wayfarers all

children's literature, childhood and culture (and anything else that strikes my fancy).

My Photo
Location: pittsburgh, U.S. Outlying Islands

carbon-based life form: thinking, reading and gardening. New College alum; current grad student writing a dissertation. I specialize in children's literature, media, and culture, and queer/gender studies, with a strong interest in 19th century British literature and culture. I like history, a lot.

Monday, March 27, 2006

Bartimaeus: Ptolemy's Gate

I finished reading Jonathan Stroud's Bartimaeus trilogy about a week ago. Due to unbelievable amounts of busy-ness I haven't been able to collect my thoughts and post them here...but now I'm taking time out from the busy-ness (stolen time, really) to do so.

I'm happy to admit to being wrong: my first impressions of the trilogy were incorrect. After reading Ptolemy's Gate, I have to say Stroud has created a really fantastic work of fantasy/fiction. My one remaining complaint - and I think it's a valid one - is that somehow all three books felt a little too long, too wordy. Tighter editing would have worked wonders, but in retrospect, the books are strong enough that even with this verbosity: they're still remarkable.

I'm currently taking a class on queer theory, so I'm on Heightened Alert for queerness. and Ptolemy's Gate has it. Probably all three books have it, really. The most exciting moment for this came late in Ptolemy's Gate, when Bartimaeus (as narrator) says "It was all a bit butch and male." I can't say more without Giving Away The Plot, but my goodness! a book "for children" that says something was butch!!!!!


Stroud does a good job, I think, of making his main three characters - Nathaniel/Mandrake, Kitty and Bartimaeus - morally complex. This is no Manichean universe; these are good, bad, confused, complicated characters. The books refuse simple choices and predictability; the Other Place perhaps crystallizes this complexity. It was difficult for me (via Kitty Jones) to get my brain around a place so Other but it is an appealing Other Place, and one worth thinking about.

I'm certainly also a fan of the progressive - moderately progressive, anyway - politics of the book. any world where the ruling class is challenged is usually good with me.

So: recap. The Bartimaeus trilogy is definitely a keeper. I think eventually I'll re-read it, although I don't find it as intensely satisfying and in need of re-visiting as, say, Diana Wynne Jones's novels.

I have to say, though, I'm not sure how to deal with the ending of Ptolemy's Gate: in some ways, it was deeply satisfying. In other ways........I felt somehow cheated. I'm really not sure yet how I feel about this, but I do know the trilogy, as a whole, was definitely worth reading.

Saturday, March 11, 2006


Yesterday I finished reading Jonathan Stroud's first book in his Bartimaeus trilogy, The Amulet of Samarkand.

What to make of this book?

I admit I'm skeptical to snarly about the proliferation of glossily-packaged magic/fantasy novels for "children" since the breakout of Harry Potter. Fantasy is what I study, it's my favorite genre within children's lit and has been since I started working "professionally" on children's texts (fall 1998, for those keeping track at home).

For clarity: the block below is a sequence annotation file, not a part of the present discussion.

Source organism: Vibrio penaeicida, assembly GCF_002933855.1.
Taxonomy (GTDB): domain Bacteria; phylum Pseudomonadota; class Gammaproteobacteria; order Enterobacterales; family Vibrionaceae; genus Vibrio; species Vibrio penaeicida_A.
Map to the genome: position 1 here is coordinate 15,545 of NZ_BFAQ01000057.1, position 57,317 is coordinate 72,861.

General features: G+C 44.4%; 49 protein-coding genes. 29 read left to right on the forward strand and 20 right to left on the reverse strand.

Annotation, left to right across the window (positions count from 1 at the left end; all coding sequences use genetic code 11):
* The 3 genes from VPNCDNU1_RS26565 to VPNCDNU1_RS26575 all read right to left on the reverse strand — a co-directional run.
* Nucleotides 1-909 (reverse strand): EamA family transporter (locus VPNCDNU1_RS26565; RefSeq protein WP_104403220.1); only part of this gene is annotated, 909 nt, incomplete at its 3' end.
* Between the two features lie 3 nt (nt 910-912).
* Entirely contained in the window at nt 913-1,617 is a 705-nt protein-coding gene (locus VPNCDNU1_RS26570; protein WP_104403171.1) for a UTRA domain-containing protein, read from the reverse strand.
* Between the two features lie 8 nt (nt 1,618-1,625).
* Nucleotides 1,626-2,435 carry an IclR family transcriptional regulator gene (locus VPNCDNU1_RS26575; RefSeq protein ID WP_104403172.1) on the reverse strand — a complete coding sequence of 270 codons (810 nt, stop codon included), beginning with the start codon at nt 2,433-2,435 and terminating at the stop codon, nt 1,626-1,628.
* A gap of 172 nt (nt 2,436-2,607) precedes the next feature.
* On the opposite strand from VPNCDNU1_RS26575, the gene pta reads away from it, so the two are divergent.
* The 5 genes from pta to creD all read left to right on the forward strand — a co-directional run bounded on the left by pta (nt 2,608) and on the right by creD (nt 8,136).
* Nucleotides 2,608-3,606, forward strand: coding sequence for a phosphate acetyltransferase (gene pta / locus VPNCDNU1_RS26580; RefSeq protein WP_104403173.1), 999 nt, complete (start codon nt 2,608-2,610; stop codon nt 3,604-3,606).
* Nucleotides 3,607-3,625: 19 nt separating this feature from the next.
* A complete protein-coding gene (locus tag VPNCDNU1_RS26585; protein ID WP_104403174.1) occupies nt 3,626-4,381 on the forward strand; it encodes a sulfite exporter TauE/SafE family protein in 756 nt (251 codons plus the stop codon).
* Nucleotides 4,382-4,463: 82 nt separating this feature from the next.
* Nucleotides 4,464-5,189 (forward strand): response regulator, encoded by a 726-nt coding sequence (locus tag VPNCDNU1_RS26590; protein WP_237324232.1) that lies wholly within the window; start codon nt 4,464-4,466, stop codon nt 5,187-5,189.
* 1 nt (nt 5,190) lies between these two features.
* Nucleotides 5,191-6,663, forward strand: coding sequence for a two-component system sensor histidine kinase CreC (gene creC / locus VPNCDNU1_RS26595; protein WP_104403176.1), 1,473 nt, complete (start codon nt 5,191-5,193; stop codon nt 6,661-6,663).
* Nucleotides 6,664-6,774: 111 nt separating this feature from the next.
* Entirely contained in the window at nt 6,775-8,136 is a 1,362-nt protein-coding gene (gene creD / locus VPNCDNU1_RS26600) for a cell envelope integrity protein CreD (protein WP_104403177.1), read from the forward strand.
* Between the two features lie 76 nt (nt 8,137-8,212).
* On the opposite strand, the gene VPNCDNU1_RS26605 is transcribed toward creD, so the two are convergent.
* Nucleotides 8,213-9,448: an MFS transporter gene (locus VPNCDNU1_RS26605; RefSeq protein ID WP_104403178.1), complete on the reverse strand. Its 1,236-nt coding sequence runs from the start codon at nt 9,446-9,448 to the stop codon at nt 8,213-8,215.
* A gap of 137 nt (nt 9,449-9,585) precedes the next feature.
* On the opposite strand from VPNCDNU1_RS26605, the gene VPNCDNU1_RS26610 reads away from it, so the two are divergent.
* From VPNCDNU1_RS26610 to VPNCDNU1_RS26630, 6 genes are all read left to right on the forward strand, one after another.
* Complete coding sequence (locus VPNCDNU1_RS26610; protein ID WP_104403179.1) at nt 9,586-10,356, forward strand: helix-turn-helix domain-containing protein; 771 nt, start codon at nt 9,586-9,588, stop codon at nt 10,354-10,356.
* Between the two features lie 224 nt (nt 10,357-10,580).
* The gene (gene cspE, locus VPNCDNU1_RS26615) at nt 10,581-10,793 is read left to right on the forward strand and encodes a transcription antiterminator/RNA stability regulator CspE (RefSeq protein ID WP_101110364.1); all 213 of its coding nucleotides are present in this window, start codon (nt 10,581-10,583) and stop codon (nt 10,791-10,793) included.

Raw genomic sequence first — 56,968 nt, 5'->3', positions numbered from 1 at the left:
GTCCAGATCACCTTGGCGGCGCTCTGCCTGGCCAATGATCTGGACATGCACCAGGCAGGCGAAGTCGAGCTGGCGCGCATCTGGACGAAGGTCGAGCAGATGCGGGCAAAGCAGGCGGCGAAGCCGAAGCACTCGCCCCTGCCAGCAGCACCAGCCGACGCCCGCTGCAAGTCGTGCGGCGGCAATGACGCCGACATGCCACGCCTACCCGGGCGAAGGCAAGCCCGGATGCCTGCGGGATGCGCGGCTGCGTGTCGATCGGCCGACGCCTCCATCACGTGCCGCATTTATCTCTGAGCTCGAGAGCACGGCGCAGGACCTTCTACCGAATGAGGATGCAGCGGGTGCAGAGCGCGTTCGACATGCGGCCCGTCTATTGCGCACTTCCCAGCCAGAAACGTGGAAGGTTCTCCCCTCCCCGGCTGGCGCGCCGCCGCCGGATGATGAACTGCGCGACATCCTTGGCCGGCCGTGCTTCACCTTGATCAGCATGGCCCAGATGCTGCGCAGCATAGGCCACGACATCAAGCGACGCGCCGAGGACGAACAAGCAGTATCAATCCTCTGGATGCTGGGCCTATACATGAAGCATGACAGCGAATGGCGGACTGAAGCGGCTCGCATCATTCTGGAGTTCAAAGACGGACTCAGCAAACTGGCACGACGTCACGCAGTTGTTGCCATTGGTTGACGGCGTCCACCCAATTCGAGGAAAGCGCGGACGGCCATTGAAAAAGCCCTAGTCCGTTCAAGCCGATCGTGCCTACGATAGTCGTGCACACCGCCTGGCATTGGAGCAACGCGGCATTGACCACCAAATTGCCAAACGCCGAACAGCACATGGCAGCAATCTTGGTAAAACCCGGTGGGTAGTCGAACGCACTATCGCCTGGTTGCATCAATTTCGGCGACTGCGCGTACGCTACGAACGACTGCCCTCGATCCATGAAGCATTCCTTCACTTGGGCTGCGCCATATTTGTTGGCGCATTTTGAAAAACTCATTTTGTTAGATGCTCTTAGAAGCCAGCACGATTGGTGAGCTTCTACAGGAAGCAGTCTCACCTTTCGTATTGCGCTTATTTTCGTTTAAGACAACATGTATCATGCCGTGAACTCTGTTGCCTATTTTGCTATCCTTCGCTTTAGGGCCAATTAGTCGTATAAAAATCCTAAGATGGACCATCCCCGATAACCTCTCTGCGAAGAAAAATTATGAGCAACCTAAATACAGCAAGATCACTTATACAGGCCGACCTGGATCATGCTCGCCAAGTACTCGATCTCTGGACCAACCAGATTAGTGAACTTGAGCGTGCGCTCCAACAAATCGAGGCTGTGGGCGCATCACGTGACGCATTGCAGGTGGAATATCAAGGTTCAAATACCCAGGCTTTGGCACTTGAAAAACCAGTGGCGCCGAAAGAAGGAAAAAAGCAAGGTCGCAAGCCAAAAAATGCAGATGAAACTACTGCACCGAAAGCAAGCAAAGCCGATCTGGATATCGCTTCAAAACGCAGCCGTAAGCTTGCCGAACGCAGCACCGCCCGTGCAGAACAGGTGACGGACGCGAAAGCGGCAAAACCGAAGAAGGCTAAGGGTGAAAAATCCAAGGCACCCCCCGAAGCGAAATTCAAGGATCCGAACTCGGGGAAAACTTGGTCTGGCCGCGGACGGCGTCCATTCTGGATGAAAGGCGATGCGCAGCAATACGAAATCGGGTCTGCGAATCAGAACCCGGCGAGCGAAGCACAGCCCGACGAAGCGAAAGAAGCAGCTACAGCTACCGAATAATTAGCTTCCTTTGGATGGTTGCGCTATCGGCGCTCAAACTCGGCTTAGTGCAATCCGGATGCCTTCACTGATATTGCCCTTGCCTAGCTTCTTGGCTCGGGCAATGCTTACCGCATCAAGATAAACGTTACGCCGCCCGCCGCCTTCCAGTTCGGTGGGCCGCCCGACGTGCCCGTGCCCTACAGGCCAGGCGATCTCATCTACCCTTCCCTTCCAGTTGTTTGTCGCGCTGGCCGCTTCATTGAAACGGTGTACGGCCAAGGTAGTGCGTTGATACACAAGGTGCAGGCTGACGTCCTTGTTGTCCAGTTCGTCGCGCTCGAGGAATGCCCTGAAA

The premise appeals: a more-or-less modern-day London, ruled by magicians who depend entirely on a vast array of enslaved magical creatures for their power. This is an alternate world with a different history - London is the center of the universe and capital of a vast empire. Prague is its erstwhile competitor for the claim of most powerful city in the magical world.

But Stroud doesn't do enough, I don't think, with his modern magical world. The Amulet of Samarkand is mainly about Nathaniel, a rather brattish - though brilliant - magician's apprentice who calls up and enslaves Bartimaeus, a pompous, self-important and rather snotty djinni. The cleverest bit here is Stroud's use of first-person narration for the Bartimaeus-focalized chapters. Bartimaeus as narrator is very conscious of his position as storyteller - his narration is littered with footnotes, a number of them very textually self-referential.

The problem with The Amulet of Samarkand, for me, is that I don't like either of its "heroes." Bartimaeus gets tedious with his wholly self-centered existence (although we do see glimmers of a kinder, gentler demon - and I hope these glimmers are expanded in the subsequent two books). Nathaniel initially appeals as the downtrodden genius apprentive/slave to a mediocre master, but his boundless desire for power and revenge is thoroughly unappealing.

I don't mind sarcasm at all, but I suppose I like my fantasy fiction to be a little more full of wonder. Samarkand is smart, cynical and, I suspect, a decent political allegory of sorts (conflict between commoners and magicians). I'm hoping the trilogy brings out these themes without being predictable or derivative, but I'm not too optimistic. I've started The Golem's Eye (the second book) and so far I'm curious but not enthralled. Stroud's a decent enough writer but for me, a good fantasy novel (see: anything by Diana Wynne Jones) is completely captivating. The fantasy needs to be believable, I think, to be good (Jane Yolen writes a nice short essay about this, "Turtles All the Way Down") and I'm not entirely sure that Stroud has created a believable fantasy world.

but i will reserve my Final Judgment until after the trilogy is complete.

Free Counter
Free Hit Counter